The Mis-Mapping of the Indo-European Homeland

May 24, 2014 by

The animated map that accompanies the Science article of Bouckaert et al. contains numerous errors when it comes to the location and timing of language differentiation “events”. While such mistakes are problematic in and of themselves, they also lead to the incorrect mapping of the ultimate Indo-European differentiation event, that is the highest-order split of Proto-Indo-European into its first branches. Locating this initial division, in turn, effectively specifies the location of the Indo-European homeland, the key issue that the article purports to resolve. In other words, mis-mapping permeates the whole project, from the incorrectly mapped individual languages (and in some cases dialects) to the incorrectly mapped intermediate proto-languages to the incorrectly mapped ultimate proto-language, Proto-Indo-European. This post focuses on two additional problems that skew the analysis toward locating the Indo-European urheimat in Anatolia as opposed to the steppe zone.

As we have seen, Bouckaert et al. assume a diffusion-only model of language spread, without considering non-random migration routes that are best modeled as advection. However, since they fine-tune their model by assuming some non-uniformity to the diffusion process (e.g. by distinguishing “land” from “water”), they avoid locating the origin of population spread in the geographical center of the selected sample of Indo-European tongues, as the authors stress in the Supplementary Materials. As they point out, the geographical centroid of the sampled languages, marked on their maps by a green star (p. 958) is located roughly in northern Crimean peninsula at the edge of the steppe zone. Bouckaert et al. furthermore avoid another potential simplification: selecting the center of mass of the language sample as the Indo-European homeland. Because of their oversampling of European languages versus those of Asia, their center of mass would most likely hit around the Balkans, not Anatolia. If anything, this simplistic approach to locating the urheimat would generate “evidence” in support of the Balkan-Carpathian theory of Indo-European origins, proposed by the eminent Russian linguist and historian Igor D’iakonov in his seminal 1985 paper “On the Original Home of the Speakers of Indo-European” and supported most recently by Alexei Kassian of the Russian Academy of Sciences.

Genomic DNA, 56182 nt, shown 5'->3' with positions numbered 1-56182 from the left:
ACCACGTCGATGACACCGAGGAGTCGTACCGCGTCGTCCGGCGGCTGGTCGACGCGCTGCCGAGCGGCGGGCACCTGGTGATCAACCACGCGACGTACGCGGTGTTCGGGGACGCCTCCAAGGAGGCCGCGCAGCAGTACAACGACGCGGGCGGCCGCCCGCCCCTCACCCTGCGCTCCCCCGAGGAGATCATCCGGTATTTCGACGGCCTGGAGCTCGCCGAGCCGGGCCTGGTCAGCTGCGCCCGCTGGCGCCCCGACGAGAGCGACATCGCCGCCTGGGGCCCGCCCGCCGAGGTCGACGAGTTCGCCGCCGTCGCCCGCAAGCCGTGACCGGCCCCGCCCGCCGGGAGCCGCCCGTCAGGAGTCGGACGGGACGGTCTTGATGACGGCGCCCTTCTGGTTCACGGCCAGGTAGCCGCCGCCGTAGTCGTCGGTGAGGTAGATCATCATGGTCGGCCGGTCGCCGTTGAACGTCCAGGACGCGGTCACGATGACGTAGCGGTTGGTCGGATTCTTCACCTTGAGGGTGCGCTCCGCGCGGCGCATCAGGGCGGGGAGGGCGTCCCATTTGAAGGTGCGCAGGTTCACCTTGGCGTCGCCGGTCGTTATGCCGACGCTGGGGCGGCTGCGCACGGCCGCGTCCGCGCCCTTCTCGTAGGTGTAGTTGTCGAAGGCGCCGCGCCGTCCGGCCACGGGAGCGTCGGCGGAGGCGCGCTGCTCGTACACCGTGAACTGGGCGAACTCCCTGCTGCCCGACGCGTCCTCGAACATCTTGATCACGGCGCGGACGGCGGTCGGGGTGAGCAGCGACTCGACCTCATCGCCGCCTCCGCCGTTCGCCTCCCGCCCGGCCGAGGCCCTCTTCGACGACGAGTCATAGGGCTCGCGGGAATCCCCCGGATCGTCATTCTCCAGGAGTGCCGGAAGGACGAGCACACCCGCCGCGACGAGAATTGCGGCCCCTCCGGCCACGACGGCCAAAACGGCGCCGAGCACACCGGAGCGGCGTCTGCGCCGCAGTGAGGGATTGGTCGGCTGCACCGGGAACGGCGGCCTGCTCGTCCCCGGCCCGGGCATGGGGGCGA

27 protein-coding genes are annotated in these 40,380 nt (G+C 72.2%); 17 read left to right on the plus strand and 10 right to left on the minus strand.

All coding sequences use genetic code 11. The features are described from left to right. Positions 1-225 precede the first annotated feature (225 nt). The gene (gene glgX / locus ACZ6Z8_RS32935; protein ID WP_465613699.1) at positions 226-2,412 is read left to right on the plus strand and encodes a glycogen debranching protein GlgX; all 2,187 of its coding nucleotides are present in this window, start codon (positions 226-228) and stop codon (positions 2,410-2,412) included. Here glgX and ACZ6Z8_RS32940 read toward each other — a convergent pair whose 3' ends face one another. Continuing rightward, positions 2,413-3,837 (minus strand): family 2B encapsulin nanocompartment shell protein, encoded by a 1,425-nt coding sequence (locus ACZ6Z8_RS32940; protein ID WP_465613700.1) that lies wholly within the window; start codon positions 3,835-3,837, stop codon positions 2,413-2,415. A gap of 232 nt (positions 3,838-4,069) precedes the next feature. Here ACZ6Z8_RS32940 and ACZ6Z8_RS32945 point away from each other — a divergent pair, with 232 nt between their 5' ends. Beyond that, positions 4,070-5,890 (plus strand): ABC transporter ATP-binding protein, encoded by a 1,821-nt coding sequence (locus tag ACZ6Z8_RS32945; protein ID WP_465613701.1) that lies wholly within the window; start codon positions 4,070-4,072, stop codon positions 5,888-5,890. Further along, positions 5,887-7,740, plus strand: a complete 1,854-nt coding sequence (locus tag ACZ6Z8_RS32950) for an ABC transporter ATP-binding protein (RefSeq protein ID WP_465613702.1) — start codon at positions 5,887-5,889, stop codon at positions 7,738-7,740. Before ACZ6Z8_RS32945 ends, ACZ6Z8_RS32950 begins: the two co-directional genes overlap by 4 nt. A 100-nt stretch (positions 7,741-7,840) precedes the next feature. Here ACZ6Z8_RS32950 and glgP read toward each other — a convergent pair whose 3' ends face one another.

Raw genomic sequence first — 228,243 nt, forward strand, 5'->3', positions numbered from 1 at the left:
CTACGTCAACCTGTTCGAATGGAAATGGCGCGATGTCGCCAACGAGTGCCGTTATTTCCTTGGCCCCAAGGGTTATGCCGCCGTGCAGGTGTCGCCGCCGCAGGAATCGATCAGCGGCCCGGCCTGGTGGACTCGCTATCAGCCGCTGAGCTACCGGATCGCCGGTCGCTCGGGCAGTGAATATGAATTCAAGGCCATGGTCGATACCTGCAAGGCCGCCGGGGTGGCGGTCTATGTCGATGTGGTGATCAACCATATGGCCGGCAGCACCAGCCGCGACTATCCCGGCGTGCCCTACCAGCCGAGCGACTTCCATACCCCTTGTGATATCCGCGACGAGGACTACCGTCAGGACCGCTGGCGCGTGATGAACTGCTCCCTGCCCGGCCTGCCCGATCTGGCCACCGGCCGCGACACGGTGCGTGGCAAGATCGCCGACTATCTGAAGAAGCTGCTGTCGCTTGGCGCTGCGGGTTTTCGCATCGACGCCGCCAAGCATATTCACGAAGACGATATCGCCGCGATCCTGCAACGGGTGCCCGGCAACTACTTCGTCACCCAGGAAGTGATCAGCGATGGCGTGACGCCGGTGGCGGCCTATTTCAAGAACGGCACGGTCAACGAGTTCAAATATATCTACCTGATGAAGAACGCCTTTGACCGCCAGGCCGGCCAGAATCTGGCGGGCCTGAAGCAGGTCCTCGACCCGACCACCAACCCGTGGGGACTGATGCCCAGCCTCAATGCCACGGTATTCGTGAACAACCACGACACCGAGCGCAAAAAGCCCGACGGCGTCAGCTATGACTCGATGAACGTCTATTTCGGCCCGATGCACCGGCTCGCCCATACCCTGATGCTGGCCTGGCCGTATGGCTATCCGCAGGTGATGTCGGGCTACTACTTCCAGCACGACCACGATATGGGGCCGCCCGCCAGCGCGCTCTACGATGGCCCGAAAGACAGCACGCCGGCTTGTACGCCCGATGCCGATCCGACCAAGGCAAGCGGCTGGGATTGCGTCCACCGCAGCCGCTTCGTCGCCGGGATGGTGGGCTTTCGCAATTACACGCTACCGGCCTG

While Bouckaert et al. manage to avoid these two oversimplifications—selecting the geographical center as the origin of completely isomorphic diffusion or choosing the sample’s center of mass—nonetheless two factors do appear to sway their solution towards Anatolia: the location of the highest-order split in the IE language family and the southern location of extant Indo-Iranian languages.